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Recently there was an article about two 45-year-old Belgian deaf twins who found out that they were going blind. As a result, they both decided to end their lives by medically assisted suicide. Fortunately for them, they lived in Belgium, a country where euthanasia is legal. They said goodbye to their family and went into that eternal slumber that we all eventually face.

I couldn’t help but feel profoundly sad for these two men. One reason is that I just don’t think the life of a deaf and blind person is worthless. Also because I don’t believe that people who are depressed should be allowed to end their lives. Psychiatrists can help both with therapy and medications, if necessary.

The main reason I feel sad for these men is that I saw the movie, The Miracle Worker, about Helen Keller. She is famous worldwide as a woman who was both deaf and blind who became an author, public speaker and political activist, traveling around the world. If Helen Keller can make a life worth living, why couldn’t these two men?

I find it hard to believe that with all of the medical advances out there, they couldn’t come up with a solution to help their deafness or prevent them from going blind.

I recently saw a movie about cochlear implants. These devices have allowed children who were born deaf to hear and be part of the hearing world. However, in this movie, they did say that these implants aren’t as successful in adults. The cochlear implant allows them to hear but they don’t necessarily understand what they’re hearing so they still rely on lip-reading. Because children’s brains are still developing, they are more likely to learn to understand and communicate like a hearing person.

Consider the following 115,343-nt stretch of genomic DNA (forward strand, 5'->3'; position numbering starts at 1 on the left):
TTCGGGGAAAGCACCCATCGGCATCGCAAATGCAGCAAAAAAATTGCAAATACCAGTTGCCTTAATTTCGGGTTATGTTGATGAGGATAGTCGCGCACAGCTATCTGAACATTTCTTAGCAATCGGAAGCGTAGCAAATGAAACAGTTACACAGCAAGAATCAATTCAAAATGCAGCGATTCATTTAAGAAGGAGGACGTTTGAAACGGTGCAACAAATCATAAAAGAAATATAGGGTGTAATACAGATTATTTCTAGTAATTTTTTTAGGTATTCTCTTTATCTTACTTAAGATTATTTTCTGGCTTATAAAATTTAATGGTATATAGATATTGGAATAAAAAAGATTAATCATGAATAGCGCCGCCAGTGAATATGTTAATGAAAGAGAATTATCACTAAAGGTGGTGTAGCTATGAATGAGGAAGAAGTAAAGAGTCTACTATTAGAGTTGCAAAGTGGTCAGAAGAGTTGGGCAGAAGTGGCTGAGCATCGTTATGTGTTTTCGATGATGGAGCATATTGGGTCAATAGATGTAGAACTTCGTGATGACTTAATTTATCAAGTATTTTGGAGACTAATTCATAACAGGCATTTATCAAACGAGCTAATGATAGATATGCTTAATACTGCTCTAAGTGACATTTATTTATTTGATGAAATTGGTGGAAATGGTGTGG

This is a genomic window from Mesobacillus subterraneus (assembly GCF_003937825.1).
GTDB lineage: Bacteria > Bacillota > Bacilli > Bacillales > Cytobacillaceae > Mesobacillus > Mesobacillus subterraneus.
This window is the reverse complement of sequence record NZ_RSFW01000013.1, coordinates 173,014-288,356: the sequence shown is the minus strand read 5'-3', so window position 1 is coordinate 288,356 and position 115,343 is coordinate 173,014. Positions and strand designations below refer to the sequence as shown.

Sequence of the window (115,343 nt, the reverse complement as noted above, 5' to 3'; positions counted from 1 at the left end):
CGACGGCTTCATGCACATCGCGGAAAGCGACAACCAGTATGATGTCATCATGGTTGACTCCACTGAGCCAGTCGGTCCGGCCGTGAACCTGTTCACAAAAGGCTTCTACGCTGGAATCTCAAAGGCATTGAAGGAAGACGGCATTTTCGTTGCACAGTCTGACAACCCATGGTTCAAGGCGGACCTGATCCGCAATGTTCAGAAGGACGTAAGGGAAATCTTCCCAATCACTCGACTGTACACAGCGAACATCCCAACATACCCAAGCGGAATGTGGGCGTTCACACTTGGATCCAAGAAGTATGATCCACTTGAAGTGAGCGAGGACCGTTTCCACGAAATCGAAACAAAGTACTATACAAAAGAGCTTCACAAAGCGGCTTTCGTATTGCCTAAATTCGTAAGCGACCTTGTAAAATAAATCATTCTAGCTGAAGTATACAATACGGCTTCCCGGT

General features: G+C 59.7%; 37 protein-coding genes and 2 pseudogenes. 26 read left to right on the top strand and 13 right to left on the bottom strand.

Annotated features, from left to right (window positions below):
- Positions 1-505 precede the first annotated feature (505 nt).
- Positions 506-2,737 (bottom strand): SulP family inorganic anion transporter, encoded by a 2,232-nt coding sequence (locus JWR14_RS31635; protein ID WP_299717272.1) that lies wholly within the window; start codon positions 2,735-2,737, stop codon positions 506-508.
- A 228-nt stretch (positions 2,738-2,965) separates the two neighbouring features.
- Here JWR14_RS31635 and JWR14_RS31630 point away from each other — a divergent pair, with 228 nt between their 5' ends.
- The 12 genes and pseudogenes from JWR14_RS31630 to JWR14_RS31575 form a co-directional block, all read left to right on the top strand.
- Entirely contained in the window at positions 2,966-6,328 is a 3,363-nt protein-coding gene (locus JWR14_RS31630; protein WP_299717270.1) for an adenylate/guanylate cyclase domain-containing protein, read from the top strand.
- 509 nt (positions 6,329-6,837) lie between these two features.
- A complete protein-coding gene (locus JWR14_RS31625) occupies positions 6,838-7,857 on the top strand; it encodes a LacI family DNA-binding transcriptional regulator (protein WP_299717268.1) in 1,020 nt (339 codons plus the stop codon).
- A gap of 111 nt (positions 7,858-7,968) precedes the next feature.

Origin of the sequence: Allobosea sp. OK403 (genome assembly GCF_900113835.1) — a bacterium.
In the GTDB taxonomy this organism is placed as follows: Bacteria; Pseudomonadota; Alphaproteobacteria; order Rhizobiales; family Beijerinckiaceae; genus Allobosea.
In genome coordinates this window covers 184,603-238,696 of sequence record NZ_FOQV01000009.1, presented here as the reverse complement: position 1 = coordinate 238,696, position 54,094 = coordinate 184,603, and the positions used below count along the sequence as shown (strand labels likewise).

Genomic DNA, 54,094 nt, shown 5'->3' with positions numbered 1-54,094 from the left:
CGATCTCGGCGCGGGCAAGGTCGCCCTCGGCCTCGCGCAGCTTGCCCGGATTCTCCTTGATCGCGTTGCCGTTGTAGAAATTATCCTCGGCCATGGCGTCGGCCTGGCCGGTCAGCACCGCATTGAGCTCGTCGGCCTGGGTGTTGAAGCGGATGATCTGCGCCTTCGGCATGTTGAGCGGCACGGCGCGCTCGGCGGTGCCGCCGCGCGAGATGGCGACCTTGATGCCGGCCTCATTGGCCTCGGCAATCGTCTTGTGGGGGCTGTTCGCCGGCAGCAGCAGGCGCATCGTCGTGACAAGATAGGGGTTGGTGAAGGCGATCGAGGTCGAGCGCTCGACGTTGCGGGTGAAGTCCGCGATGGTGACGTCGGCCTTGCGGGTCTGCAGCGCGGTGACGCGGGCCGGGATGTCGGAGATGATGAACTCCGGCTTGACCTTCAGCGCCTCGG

Let’s just assume that these men looked into all the medical possibilities of improving their eyesight and hearing, and there were none. What options are left for them as deaf and blind people?

The problem with cochlear implants and solutions for the deaf is that they assume you can see. After all, the deaf world is full of people who can see. Likewise, the blind community is full of people who can hear. A person who is both deaf and blind would have one foot straddling both communities. Yet they would not really be a full member of either world.

I started to think about all the difficulties of someone who can neither see nor hear. Then I thought who am I to judge these men on their decision? After all, I am speaking from a position of privilege. I can see, although not as well as I used to be able to. I can hear, albeit with some hearing loss.

What kind of life would someone deaf and blind live? What would a day in their life be like? When I think about all the things I do on a daily basis that a deaf and blind person would not be able to do, I realize why the twins felt so hopeless. But if Helen Keller read, wrote, graduated from Radcliffe College, and made her life worth living, why couldn’t they?

What would I do on a daily basis if I were in their shoes. These men would not be able to work. They could not be self-sufficient and would probably be institutionalized or at the very least require a helper with them all or most of the time. Their only chance of having any activity in their life would be if they learn Braille so that they could read.

I know that being deaf and blind makes communication with the rest of the world difficult, but if you can read and write, there are ways of staying in touch with other people. I have no doubt that people would want to read their opinions and even read a book that they wrote about their life experiences and difficulties. After all, when you think of difficulties they face, you realize how minor your own problems are.

I do not think badly of these men for giving up on life, but I do believe they had other choices. They could have been examples of two men who triumphed over two of the biggest disadvantages in life. In the end, I am sad about the inspiration these men could have been to many people around the world if they had chosen to continue living. After all, I believe one of our biggest purposes in life is to inspire others. As long as you have the ability to think, speak and write, you can do this. It’s important for everyone to remember that.



Source by Donna Knight